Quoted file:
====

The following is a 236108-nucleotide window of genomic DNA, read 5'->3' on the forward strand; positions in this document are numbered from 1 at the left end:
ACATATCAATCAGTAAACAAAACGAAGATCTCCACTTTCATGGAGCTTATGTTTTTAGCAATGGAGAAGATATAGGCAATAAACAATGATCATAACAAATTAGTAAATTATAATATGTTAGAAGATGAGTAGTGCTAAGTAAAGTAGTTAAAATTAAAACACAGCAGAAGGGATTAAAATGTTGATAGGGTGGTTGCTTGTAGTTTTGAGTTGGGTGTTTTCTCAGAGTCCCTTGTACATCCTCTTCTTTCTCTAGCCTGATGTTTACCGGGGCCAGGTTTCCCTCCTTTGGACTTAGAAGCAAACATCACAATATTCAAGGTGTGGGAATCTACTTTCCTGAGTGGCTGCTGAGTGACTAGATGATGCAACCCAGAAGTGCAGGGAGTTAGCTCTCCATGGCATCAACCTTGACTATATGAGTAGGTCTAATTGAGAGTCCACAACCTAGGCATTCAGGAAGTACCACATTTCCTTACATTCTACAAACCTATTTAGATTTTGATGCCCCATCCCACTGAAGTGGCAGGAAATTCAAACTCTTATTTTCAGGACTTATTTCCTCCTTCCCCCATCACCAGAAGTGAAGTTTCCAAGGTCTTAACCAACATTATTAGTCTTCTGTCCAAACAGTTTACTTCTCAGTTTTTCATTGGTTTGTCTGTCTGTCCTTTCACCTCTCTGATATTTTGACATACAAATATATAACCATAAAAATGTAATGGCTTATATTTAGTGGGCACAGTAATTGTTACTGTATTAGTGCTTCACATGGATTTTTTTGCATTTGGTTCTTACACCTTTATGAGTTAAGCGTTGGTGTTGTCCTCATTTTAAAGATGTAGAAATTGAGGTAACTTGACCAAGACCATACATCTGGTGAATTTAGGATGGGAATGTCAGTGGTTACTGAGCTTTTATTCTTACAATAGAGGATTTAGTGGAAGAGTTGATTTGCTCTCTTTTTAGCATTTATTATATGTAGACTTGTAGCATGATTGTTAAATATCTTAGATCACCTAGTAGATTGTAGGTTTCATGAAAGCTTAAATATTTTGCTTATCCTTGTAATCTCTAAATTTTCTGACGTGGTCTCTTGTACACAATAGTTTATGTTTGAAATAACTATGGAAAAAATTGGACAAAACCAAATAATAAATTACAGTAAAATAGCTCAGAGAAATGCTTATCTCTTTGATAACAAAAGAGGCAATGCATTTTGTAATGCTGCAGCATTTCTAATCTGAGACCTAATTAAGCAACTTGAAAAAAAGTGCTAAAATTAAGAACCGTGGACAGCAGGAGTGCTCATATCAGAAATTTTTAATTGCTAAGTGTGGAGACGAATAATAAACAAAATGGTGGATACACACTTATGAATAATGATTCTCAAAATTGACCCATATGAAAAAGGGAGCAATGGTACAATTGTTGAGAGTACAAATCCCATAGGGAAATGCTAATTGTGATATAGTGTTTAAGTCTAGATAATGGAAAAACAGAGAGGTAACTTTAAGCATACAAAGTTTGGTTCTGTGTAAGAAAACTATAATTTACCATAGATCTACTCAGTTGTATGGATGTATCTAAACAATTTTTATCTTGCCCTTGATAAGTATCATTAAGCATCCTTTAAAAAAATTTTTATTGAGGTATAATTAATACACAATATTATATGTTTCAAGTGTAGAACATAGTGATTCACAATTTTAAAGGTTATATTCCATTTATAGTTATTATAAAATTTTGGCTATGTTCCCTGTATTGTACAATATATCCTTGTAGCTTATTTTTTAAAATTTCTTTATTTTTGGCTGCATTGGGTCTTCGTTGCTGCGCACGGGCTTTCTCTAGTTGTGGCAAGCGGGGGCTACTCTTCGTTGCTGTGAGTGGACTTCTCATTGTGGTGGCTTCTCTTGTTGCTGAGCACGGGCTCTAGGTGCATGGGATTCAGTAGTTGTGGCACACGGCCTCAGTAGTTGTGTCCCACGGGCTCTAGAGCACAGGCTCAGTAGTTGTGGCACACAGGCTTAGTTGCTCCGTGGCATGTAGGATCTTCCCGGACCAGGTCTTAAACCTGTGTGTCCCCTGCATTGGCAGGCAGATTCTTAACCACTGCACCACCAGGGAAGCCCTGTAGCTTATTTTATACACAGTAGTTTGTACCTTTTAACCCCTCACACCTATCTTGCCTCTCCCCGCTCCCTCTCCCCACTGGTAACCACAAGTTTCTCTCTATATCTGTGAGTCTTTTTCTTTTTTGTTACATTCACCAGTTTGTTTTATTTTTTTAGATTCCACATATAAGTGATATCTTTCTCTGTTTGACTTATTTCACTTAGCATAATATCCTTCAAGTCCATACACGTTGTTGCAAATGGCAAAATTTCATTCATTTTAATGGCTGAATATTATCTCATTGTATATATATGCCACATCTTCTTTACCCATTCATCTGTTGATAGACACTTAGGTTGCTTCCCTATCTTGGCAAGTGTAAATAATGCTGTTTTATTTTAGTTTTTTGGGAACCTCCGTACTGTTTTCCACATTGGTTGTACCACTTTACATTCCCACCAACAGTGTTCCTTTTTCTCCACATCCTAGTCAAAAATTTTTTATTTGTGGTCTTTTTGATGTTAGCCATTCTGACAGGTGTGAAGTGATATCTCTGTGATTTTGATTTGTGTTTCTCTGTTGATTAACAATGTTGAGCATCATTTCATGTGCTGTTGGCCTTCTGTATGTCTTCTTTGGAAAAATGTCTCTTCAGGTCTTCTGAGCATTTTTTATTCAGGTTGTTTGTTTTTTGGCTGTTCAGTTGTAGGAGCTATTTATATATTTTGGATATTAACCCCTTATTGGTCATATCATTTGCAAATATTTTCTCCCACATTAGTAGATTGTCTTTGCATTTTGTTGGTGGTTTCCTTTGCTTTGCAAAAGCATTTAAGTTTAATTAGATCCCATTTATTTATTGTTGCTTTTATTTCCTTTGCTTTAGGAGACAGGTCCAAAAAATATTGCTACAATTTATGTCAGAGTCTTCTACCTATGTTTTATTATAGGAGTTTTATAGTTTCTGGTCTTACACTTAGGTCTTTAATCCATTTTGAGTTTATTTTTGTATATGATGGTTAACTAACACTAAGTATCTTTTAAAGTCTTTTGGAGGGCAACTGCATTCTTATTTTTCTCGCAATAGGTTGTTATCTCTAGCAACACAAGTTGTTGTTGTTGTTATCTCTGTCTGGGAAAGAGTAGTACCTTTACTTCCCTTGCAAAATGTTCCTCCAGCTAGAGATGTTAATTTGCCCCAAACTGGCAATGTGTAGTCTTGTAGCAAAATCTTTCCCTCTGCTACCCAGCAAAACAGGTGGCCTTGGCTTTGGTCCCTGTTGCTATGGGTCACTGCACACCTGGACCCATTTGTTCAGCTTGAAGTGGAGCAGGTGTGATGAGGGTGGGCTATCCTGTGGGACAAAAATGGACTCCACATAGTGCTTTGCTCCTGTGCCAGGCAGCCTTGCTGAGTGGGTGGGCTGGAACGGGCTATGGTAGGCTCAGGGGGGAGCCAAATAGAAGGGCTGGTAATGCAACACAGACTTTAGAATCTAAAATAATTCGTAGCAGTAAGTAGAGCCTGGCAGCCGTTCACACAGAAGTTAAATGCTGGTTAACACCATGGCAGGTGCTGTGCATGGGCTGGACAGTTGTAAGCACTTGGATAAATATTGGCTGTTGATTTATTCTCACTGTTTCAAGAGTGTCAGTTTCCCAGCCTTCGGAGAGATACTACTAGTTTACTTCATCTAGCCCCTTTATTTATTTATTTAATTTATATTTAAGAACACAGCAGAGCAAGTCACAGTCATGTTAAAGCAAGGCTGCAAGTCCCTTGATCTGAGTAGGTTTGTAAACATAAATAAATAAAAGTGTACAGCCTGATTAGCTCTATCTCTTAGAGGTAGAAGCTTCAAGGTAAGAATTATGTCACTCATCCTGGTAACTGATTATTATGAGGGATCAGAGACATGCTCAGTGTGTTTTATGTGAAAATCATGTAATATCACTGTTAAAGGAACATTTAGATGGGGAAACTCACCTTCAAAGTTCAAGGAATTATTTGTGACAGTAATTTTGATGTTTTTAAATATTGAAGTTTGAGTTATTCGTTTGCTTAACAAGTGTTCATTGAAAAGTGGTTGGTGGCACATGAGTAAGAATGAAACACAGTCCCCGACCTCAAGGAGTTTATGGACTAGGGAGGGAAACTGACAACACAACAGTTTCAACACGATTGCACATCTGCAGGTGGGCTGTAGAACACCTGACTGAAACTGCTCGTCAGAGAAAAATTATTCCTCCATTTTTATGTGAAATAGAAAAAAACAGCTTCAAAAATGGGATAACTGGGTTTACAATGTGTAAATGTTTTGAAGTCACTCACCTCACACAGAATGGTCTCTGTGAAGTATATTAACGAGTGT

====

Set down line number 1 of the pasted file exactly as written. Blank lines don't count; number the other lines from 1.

The following is a 236108-nucleotide window of genomic DNA, read 5'->3' on the forward strand; positions in this document are numbered from 1 at the left end: